Act a Lady is a convoluted but sweet look at the perils and rewards of pushing the boundaries of gender roles. When three men in a small Midwestern town decide to dress in drag for the purposes of putting on a melodrama about the French Revolution, it shakes up their ideas about gender and about themselves. The men are guided in their gender-bending journey by their Amelia Earhart-esque, pants-wearing director, who pushes them to get in touch with their inner lady.
At one point, the Women's Temperance League attempts to shut down the play—but this bogeywoman is hastily conjured and summarily dispensed with: The real conflicts here are internal, as the three men struggle to reconcile their self-perceptions with the challenges posed by putting on a dress and "acting a lady." In Act II, this struggle is brought to the foreground, as some of the men have trouble getting into character, and some have trouble breaking it.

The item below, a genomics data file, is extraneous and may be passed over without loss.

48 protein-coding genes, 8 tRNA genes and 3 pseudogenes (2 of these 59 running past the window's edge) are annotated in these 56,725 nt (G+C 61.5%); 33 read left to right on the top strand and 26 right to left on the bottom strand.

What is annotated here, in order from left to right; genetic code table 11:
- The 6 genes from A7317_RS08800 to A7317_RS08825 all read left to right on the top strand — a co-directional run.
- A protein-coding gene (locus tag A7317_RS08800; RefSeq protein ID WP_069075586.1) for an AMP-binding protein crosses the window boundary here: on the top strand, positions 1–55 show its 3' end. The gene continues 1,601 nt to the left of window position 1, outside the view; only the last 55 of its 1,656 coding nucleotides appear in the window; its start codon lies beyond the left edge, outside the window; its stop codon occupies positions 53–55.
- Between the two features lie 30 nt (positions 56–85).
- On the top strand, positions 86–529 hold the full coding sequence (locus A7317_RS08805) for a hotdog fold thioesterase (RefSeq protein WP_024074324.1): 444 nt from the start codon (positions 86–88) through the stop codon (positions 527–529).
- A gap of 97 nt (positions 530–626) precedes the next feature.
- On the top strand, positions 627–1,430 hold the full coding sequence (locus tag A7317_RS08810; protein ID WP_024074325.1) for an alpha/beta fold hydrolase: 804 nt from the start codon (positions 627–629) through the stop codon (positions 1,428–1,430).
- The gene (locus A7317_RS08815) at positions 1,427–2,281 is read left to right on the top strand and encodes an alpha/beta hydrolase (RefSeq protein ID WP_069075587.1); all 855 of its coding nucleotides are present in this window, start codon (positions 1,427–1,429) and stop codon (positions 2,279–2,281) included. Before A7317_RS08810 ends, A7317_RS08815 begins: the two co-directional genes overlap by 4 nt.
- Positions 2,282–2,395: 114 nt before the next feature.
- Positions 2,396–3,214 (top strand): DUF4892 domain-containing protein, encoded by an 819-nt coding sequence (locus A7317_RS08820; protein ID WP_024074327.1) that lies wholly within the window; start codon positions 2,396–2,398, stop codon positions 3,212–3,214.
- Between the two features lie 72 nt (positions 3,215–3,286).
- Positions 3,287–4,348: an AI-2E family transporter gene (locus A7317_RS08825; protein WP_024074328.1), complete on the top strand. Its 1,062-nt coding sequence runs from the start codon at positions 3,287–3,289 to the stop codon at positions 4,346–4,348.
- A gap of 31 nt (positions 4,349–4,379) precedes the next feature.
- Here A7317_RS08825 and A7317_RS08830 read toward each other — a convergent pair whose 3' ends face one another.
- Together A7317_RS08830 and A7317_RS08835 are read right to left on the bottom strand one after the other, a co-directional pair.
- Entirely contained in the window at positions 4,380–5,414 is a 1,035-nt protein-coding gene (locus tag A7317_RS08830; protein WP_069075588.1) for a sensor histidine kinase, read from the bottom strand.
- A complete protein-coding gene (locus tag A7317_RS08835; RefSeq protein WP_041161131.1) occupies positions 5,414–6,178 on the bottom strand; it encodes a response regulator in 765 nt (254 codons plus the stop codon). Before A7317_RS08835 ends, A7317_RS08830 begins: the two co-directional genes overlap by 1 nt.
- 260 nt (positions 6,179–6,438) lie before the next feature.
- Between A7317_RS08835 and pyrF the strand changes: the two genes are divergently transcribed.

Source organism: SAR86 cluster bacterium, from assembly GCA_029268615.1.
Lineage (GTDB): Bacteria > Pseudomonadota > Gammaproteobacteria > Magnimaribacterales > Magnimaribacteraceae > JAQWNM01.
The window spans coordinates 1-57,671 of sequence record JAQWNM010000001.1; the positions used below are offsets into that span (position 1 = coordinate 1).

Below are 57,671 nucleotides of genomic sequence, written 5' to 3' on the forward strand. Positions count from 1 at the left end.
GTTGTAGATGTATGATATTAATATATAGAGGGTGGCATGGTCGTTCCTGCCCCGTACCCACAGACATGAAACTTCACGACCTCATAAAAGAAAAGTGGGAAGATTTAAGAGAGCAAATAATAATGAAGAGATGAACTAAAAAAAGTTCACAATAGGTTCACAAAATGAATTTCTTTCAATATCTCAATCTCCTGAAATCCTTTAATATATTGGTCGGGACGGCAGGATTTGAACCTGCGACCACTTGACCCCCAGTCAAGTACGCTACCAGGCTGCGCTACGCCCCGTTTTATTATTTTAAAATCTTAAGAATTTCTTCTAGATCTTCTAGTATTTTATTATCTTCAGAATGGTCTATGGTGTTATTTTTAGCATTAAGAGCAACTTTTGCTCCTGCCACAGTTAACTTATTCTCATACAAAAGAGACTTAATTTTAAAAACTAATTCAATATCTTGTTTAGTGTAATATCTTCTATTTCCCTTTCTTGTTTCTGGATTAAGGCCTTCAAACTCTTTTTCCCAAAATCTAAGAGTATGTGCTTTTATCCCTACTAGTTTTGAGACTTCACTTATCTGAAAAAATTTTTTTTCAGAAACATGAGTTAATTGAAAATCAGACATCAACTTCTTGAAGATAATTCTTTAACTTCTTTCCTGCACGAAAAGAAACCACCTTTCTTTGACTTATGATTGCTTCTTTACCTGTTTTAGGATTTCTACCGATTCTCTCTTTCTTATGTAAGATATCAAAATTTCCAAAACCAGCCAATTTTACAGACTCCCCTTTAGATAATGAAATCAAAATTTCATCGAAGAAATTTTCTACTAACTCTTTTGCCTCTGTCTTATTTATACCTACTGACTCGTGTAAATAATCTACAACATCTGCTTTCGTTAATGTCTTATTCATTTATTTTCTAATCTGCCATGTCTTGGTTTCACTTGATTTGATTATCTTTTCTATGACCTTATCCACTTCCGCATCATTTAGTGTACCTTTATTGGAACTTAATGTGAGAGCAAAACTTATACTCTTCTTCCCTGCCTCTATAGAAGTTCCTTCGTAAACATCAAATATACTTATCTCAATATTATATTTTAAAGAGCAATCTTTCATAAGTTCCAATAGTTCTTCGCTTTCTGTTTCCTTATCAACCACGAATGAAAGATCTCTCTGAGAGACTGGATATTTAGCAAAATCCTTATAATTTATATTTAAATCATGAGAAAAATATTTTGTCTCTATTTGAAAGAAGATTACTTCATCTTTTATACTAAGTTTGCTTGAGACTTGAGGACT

This sparse production offers little to speak of in the way of a set—the occasional chair or table appears when needed, but no real attempt is made to set a scene. The costumes, though, are lavish and a little hilarious: elaborate dresses, magnificent headgear, even a snood (which, for the record, does not refer to the highly addictive computer game upon which I wasted some of the best years of my life, but to a "small netlike cap worn by women to keep the hair in place." Who knew.).
Act a Lady's strength and weakness are two sides of the same coin: Playwright Jordan Harrison has penned a dense script that rewards the attentive audience member with its humor and insight, but can feel impenetrably ornate at times. The actors, though, do a fine job rendering the script accessible, endowing the material with enough broad physical comedy that it's fun to watch, without veering into slapstick. Wading through Act I felt like a bit of a chore, but in Act II the cast hits sentimental pay dirt, and Harrison's tidy point about the transformative possibilities of the theater is realized.